According to a study by the Center for American Progress, a Washington think tank run by former Clinton White House chief of staff John D. Podesta, the debt of an American family earning $45,000 per year rose 33.1% from 2001 to 2004.  The study was based upon data complied by the Federal Reserve Board's Survey of Consumer Finances.  The study concluded that the the increased debt is NOT due to the use of credit cards for "luxury" items but to compensate for the rising costs of health care, housing and education.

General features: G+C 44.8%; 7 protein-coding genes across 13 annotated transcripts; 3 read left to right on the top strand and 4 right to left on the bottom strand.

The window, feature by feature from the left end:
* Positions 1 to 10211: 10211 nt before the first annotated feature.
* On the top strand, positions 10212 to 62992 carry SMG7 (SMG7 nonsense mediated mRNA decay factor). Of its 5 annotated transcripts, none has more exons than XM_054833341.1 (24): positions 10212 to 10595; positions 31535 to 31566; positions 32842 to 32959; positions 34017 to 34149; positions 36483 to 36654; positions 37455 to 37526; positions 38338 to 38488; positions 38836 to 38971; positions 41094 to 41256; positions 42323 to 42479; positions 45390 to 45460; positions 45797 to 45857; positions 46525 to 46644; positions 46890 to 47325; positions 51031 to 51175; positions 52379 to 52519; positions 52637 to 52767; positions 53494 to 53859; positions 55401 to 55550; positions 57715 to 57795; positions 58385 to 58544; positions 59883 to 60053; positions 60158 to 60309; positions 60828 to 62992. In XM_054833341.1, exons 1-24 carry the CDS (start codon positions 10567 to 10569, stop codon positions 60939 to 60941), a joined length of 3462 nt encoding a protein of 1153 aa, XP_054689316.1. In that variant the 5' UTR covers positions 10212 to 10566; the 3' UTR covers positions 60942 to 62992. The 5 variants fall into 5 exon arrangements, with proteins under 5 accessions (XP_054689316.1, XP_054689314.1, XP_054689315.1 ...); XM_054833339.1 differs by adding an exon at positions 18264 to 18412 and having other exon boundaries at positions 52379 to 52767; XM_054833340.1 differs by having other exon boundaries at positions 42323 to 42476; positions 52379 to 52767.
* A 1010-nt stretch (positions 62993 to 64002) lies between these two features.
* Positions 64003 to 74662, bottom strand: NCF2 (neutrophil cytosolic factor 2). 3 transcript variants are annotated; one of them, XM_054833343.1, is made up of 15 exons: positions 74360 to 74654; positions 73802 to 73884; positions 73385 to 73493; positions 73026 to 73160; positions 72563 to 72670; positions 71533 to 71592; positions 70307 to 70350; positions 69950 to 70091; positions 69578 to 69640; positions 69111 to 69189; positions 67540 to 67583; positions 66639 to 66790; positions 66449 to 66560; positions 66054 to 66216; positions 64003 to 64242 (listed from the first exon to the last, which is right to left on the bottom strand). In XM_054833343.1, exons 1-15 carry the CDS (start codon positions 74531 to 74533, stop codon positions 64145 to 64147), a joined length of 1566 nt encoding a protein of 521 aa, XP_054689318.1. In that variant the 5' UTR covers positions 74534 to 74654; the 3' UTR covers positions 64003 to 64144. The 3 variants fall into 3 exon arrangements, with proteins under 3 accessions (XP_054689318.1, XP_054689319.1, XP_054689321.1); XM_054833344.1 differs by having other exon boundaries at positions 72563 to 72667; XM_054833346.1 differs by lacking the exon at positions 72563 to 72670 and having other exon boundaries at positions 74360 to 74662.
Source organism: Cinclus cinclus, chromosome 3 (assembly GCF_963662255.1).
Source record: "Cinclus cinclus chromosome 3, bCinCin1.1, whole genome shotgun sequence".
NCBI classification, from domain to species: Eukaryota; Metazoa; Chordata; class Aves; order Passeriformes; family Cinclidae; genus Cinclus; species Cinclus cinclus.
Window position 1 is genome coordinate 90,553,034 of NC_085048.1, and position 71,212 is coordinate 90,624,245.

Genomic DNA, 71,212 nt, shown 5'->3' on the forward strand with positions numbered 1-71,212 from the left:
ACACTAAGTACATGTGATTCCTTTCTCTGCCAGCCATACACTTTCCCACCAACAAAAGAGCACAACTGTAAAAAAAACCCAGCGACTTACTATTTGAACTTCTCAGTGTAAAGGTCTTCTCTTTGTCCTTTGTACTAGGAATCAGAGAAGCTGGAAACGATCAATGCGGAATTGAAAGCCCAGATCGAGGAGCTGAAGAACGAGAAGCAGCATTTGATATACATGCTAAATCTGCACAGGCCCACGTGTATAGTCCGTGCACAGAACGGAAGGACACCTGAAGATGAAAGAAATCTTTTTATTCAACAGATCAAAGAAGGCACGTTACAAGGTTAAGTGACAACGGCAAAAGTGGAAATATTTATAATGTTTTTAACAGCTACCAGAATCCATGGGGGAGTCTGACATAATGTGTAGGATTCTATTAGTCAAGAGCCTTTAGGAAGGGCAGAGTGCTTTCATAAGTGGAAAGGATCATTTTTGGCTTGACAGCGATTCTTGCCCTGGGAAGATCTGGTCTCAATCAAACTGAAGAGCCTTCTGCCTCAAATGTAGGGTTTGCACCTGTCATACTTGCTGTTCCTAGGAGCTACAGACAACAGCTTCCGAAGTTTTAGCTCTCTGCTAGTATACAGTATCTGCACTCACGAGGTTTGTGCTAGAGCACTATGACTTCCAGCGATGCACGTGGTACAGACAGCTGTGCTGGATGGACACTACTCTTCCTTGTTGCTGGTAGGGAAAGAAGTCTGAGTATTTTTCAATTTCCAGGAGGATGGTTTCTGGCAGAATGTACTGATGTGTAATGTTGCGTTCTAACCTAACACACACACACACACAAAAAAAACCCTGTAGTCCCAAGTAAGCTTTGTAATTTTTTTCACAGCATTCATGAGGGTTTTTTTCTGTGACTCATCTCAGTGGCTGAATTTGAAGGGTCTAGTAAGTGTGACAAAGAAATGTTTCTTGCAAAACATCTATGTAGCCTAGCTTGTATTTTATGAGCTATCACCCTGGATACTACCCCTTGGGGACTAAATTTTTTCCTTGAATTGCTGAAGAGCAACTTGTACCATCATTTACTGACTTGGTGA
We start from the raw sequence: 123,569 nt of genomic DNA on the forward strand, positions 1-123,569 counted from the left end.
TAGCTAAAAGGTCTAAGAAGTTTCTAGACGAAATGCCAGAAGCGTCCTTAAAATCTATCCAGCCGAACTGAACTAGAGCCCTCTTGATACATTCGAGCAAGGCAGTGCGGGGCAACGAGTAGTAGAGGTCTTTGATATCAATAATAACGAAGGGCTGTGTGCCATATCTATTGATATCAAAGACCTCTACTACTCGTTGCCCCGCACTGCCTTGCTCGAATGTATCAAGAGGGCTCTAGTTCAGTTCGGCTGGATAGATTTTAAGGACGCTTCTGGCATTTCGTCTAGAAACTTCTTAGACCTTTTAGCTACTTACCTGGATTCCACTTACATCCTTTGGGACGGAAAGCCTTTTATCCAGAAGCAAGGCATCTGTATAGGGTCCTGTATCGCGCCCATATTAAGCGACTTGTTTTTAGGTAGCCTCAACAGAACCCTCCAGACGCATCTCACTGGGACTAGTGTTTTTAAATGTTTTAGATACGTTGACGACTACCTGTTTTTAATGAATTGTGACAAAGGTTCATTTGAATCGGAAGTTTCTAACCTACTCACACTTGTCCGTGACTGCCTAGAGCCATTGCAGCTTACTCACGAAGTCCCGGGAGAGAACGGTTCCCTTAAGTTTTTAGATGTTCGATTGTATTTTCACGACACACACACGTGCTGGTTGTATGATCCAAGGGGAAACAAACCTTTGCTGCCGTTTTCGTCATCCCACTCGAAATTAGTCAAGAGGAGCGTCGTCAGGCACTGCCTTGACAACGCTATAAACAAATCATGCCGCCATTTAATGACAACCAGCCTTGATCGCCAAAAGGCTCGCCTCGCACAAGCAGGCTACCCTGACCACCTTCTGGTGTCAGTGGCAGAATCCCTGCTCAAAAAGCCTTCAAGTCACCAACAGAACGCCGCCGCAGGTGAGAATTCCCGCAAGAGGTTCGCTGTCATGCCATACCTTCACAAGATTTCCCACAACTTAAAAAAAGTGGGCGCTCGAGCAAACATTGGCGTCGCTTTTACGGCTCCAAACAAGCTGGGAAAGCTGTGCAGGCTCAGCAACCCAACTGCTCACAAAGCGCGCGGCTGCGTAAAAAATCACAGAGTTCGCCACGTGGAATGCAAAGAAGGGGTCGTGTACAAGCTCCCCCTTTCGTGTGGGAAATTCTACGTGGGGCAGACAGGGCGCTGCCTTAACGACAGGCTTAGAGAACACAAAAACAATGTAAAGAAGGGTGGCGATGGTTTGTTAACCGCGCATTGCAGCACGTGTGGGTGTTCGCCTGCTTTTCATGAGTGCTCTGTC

The study also noted that real wages, after adjusting for inflation, have been flat since 2001, while the costs of medical care, housing, food, cars and household operations rose 11.2%.  Most importantly, education debt rose 127% between 1992 and 2004, from $3,427 to $7.800, and health-care costs rose due to insurance costs increasing and more employers shifting expenses to workers.